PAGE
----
QA, QC & Testing

Non-Functional Testing analysed

Non-Functional testing is used to assess,

 • how a product behaves,

 • whether the behaviour is appropriate and

 • whether the behaviour is acceptable.

If a 4x4 (SUV) is undergoing non-functional testing, the behaviour being assessed could be the 4x4's (SUV) off road ability, so how the 4x4 (SUV) behaves when it is driven off road is assessed, to see whether the behaviour is appropriate and whether it is acceptable.

So if the 4x4 (SUV) struggled when used off-road, this would be its behaviour which for a 4x4 (SUV) would not be appropriate and would be unacceptable.

Non-Functional Behaviours

Typical non-functional behaviours include the following:

 • Performance

 • Load

 • Stress

 • Usability

 • Reliability

 • Maintainability

 • Configuration

 • Security

 • Recovery

 • Interoperability

Performance Testing

As the name suggests this type of tests are designed to assess how well a product performs. This performance behaviour may be an important component of the product test and critical in terms of marketing that product. Therefore it is essential that the performance behaviour is assessed.

Performance car example

A car has been developed to be able to accelerate to sixty miles per hour in under six seconds. This performance behaviour needs to be tested and verified.

This car's main marketing assets are its speed and its rapid acceleration ability. The performance testing would be carried out to assess whether the car could actually produce these behaviours to the levels expected.

As a result of performance testing the car engine may require further tuning to ensure that any bottlenecks in fuel delivery and power output are quickly found and rectified. To ensure that the car is capable of reaching the acceleration and speed levels expected.

Performance testing is concerned with finding and eliminating any bottlenecks that could affect performance.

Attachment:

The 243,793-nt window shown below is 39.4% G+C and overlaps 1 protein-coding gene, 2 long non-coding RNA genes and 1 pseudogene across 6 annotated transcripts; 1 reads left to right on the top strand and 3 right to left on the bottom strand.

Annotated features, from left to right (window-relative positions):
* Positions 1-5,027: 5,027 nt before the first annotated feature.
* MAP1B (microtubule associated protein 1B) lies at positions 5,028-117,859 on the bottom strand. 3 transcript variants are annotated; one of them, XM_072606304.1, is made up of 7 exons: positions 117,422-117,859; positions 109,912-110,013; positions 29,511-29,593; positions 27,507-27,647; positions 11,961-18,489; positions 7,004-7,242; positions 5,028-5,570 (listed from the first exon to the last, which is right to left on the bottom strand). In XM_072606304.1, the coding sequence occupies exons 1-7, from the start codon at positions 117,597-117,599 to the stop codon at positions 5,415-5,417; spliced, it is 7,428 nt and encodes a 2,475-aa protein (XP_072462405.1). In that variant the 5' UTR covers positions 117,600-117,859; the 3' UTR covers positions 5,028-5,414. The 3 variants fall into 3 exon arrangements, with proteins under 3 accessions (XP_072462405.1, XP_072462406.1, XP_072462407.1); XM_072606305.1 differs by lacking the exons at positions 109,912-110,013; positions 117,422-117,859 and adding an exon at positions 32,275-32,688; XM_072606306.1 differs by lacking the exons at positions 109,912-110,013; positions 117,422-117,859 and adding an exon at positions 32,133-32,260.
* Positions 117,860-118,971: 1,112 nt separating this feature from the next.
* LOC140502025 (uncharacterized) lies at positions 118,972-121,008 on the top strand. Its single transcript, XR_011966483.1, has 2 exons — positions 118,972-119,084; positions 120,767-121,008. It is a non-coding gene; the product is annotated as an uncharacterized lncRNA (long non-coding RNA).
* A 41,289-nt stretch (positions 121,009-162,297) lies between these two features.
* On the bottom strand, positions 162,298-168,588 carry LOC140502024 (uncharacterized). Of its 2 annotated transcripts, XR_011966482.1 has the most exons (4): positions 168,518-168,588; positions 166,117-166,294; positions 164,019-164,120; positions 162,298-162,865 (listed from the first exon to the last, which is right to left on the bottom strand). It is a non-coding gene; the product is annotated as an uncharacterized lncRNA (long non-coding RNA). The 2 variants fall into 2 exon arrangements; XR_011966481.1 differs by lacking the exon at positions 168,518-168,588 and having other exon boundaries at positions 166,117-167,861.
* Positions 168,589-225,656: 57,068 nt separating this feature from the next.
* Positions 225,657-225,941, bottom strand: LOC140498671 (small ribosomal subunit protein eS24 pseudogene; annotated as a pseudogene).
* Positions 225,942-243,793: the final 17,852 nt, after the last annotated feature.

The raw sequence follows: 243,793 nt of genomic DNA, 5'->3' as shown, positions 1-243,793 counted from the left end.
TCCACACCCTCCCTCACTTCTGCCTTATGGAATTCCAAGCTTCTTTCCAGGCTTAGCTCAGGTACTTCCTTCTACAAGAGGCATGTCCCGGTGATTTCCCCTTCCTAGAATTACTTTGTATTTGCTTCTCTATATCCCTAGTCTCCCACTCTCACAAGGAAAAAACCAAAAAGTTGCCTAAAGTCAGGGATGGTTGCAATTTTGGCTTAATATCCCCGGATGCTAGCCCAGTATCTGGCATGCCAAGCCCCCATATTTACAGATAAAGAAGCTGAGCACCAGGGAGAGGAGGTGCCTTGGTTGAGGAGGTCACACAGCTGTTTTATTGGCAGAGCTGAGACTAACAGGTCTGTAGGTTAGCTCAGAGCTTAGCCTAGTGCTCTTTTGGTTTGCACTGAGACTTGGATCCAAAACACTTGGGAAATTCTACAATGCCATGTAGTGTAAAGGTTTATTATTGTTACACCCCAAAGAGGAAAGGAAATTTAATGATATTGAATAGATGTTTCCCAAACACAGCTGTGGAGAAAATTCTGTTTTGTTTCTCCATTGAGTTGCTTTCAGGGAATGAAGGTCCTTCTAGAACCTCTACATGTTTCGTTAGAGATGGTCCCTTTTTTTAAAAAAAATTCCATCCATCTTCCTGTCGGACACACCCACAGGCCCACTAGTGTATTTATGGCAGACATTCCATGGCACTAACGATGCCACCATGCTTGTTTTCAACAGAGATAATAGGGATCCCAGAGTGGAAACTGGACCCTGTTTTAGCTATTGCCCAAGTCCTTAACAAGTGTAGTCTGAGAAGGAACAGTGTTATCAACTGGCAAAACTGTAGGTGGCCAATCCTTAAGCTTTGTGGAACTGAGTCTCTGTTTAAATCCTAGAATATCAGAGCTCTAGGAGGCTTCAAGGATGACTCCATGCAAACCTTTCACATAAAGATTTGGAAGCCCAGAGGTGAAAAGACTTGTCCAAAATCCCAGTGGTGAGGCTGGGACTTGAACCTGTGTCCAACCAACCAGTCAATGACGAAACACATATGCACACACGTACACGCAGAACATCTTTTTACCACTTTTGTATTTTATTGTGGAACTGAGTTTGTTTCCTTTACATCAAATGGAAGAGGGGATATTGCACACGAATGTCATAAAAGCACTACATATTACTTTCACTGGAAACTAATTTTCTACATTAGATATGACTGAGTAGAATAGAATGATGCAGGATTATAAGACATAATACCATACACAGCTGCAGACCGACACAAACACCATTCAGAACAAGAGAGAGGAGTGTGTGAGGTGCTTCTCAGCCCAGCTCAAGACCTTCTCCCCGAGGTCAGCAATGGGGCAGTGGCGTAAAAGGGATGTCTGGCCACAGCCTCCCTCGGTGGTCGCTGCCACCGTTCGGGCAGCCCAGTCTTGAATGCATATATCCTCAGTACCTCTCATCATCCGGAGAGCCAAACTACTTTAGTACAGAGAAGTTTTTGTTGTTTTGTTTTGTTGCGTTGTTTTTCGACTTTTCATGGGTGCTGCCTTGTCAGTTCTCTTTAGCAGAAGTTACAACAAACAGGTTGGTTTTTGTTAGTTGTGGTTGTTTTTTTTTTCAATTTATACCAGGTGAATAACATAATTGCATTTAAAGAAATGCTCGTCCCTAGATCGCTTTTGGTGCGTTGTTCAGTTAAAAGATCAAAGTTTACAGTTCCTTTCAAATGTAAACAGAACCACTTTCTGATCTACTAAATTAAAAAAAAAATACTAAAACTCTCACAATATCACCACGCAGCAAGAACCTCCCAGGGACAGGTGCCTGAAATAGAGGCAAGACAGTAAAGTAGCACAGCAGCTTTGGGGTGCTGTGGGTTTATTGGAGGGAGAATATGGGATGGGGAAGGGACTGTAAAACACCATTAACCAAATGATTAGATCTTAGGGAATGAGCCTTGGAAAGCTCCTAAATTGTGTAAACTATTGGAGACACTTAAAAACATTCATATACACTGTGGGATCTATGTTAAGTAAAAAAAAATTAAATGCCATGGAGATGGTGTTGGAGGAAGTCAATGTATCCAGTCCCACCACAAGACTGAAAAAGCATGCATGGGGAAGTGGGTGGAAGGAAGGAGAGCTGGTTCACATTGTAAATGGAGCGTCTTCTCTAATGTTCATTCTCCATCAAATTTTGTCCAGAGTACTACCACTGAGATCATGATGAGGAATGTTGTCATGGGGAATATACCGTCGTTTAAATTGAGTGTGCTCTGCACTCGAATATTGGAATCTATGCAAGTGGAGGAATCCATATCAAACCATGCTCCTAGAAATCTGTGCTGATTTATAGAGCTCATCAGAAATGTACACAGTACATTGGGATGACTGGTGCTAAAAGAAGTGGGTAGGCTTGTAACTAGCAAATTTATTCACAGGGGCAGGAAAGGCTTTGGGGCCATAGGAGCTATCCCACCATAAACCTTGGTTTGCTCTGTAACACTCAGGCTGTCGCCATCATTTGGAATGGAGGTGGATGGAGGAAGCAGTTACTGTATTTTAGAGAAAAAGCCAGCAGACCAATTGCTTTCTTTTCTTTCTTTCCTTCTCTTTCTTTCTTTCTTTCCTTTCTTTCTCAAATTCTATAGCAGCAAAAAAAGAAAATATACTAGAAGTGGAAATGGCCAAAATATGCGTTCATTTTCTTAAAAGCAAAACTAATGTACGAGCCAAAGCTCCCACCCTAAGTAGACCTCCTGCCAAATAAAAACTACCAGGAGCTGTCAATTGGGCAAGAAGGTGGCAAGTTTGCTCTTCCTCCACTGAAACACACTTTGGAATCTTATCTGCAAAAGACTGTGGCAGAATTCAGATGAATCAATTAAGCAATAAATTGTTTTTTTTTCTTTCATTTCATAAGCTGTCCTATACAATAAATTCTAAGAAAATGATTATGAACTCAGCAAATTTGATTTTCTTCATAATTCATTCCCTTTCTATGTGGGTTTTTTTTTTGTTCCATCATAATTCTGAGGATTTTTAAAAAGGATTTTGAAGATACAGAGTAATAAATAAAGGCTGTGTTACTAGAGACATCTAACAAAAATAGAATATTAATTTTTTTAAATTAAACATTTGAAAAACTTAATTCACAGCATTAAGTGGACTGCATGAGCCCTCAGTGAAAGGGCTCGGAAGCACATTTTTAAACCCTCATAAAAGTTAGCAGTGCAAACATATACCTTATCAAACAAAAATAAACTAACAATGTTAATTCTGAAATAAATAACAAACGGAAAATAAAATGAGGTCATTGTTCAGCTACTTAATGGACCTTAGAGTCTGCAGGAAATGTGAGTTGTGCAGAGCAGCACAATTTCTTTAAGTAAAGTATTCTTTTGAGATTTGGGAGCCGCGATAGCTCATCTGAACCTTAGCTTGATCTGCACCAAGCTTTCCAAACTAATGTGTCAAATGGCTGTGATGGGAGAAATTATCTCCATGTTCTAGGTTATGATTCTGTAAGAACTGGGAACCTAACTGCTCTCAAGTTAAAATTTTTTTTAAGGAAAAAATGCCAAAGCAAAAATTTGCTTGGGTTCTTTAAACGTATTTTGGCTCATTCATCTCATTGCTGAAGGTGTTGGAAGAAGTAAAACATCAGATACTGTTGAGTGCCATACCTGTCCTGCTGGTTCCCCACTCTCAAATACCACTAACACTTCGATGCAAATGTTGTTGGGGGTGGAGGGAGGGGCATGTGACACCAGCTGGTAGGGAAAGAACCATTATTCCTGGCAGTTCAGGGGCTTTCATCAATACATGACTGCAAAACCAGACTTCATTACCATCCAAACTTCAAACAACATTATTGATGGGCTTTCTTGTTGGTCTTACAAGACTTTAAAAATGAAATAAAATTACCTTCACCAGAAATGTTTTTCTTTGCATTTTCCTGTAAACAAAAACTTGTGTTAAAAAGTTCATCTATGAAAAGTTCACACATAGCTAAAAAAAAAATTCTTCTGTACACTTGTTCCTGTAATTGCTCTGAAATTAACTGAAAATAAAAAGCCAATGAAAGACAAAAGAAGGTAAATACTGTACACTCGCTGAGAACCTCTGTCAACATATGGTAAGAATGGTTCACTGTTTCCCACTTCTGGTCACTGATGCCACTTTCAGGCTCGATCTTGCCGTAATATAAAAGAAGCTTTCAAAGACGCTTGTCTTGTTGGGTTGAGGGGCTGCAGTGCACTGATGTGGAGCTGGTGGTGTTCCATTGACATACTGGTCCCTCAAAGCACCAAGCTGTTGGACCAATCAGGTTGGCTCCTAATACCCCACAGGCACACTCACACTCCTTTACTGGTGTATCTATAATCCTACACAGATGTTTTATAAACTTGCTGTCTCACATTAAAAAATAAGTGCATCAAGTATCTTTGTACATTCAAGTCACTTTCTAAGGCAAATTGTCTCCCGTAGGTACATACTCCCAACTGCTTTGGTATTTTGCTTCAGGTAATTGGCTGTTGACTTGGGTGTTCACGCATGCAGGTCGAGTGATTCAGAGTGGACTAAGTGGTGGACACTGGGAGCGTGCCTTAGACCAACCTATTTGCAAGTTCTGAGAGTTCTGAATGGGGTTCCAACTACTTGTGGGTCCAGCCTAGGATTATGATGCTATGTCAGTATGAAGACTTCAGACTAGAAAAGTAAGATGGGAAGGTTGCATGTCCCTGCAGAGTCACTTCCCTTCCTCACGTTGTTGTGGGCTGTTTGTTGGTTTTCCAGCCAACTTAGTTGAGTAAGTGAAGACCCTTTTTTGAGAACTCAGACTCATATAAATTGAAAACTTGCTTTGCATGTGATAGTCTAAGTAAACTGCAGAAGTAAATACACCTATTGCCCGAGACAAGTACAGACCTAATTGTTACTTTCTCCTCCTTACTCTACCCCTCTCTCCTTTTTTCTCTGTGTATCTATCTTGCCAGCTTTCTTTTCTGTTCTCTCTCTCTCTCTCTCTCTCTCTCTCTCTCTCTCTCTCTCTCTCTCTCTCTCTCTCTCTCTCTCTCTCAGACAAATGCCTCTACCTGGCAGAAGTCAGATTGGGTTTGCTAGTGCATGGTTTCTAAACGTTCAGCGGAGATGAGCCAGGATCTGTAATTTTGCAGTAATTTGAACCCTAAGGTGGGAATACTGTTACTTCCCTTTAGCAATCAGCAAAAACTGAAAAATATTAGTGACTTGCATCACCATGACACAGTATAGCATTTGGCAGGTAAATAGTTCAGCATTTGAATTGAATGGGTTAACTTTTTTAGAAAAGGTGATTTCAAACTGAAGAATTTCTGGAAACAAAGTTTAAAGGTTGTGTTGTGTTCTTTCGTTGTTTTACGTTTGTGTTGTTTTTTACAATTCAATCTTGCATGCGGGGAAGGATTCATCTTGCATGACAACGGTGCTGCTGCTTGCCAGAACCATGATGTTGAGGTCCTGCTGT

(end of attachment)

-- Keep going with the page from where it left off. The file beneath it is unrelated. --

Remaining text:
Dry Cleaning example

A dry cleaning organisation wants to introduce a one hour cleaning service. They could simply start by advertising a 'one hour' service and then wait to see if they could cope with the demand and see whether they could actually deliver a 'one hour' service.

The best course of action for the dry cleaning organisation would be to carry out performance tests. Whereby they could find out if they can actually cope with providing a 'one hour' service and whether any potential customers would actually get a 'one hour' service.

Engineering organisation example

A small engineering organisation decides on whether it would be cost effective for it to build a new type of bolt. They know that they would need to build several thousand bolts a day to stand any chance of making any profit.

The engineering organisation can run performance tests to see whether they can manufacture enough bolts in a day to make it worthwhile. This saves them from ultimately starting to produce the bolts and then finding out later that they can't produce enough bolts in a day to make any money.

In conclusion, performance testing is an important indicator not just for fast cars but for organisations to find out whether they can perform as expected.

Performance testing allows organisations to fine tune their products to ensure that they deliver the performance expected.